“[Gillam] looks back on his experiences of Vietnam not solely as a participant in the war, but also with the critical eye of a trained historian. . . . [He] uses an impressive array of after action reports, duty officer logs, battlefield reports, and other primary source material, to back up and reinforce his recollections.” ( Journal of Military History review by James H. Willbanks, author of The Tet Offensive)
“Gillam, a ‘shake and bake' sergeant, presents a good account of small unit infantry action during the war. He is very good at explaining the weaponry, tactics, and living conditions in the field.” (James E. Westheider, author of The African-American Experience in Vietnam)

What members say

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Excellent Narrative

What did you love best about Life and Death in the Central Highlands?

The narrative, (in between the facts & figures; and pedantry), was excellent. Very vivid and "up close." The narrative is more personal than in most books about Viet Nam. He described feelings and situations so well, I thought I was there. His description of the smells was especially engrossing- (Gross?) I had heard about the rotten fish head rice sauce, now I have a better idea what it really was about.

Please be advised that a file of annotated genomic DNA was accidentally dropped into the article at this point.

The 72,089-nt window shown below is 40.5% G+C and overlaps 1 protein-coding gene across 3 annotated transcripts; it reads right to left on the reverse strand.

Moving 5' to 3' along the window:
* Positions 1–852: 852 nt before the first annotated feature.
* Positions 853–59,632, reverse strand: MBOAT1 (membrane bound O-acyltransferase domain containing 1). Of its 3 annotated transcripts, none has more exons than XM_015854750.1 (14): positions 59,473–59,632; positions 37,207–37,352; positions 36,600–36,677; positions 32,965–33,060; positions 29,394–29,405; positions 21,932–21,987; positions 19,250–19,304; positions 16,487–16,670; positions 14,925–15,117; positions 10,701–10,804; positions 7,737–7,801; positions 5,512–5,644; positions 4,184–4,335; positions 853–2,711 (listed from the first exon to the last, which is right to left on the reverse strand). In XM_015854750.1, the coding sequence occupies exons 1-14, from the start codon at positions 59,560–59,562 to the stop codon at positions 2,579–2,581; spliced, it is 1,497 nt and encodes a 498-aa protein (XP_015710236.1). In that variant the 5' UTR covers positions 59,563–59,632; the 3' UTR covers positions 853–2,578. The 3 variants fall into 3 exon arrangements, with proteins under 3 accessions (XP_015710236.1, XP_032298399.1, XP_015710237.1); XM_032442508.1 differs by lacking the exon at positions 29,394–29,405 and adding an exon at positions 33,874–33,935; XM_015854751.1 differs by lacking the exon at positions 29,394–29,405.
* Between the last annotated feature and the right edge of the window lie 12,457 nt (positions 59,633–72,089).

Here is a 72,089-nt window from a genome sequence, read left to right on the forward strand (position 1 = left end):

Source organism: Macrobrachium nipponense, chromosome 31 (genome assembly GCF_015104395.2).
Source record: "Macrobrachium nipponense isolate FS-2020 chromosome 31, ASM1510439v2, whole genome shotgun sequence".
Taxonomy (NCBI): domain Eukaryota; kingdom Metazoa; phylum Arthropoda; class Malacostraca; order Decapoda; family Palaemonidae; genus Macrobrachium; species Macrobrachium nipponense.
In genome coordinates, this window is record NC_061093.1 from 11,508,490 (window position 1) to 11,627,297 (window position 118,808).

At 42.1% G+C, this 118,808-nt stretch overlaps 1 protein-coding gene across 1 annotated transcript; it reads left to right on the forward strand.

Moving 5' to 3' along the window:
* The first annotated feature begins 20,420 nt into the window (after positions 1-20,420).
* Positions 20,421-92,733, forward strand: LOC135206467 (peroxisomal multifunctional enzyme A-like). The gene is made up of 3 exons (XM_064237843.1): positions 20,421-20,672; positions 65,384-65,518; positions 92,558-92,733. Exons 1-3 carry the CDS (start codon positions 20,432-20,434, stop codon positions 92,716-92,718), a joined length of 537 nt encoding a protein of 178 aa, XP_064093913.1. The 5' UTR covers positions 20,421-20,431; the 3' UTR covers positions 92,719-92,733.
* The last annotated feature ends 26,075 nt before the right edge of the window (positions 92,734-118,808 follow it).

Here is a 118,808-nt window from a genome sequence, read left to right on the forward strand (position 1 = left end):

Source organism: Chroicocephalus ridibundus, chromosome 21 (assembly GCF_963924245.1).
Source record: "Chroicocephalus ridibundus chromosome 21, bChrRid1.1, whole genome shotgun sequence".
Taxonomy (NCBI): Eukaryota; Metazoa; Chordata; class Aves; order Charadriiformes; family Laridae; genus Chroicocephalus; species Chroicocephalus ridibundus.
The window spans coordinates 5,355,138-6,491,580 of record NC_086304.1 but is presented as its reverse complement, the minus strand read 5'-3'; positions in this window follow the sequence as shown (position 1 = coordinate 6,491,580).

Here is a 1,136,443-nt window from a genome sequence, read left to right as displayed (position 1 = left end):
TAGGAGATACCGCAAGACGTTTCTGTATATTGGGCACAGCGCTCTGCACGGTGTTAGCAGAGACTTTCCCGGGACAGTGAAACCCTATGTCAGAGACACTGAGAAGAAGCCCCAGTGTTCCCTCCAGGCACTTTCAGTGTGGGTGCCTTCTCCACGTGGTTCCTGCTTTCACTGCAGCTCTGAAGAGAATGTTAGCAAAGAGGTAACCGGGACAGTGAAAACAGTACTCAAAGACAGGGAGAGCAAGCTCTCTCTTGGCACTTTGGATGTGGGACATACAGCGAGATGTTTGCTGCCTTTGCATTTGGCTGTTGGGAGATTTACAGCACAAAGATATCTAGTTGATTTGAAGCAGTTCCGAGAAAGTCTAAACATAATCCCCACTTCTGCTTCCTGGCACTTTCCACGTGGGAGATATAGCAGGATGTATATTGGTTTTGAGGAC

He seems to be honest and laid it out, no matter how it came down. His problems with officers, especially. It, also, showed how hard it must be to be an officer in a war; having to make all the right decisions and not being able to. It gave a good view of the army "caste system," as he described it.

A good, well researched book, based on actual fact that seemed not to have a political agenda. It cut through an experience that is, often, seen through the lens of politics. It just told the story of what the life of a grunt was like. He was an intelligent, educated person thrown into a maelstrom that made anything, but staying alive, superfluous.

What other book might you compare Life and Death in the Central Highlands to and why?

Robert Mason's "Chickenhawk." Both seem to be honest, personal accounts of a brutal, very life changing experience.

What about Todd Belcher’s performance did you like?

It was a bit stilted and monotone. Otherwise good narration.

If you were to make a film of this book, what would the tag line be?

"Viet nam, Class of '69. You don't have to die to go to hell."

Any additional comments?

This book is missing the clichéd being chased by a water buffalo or being spit upon story. These two events seem to be in every first person account of Viet Nam I have read/listened to. He is a little pedantic and the statistics where not that interesting. Although, he did tie them nicely to the narrative; which made them more interesting.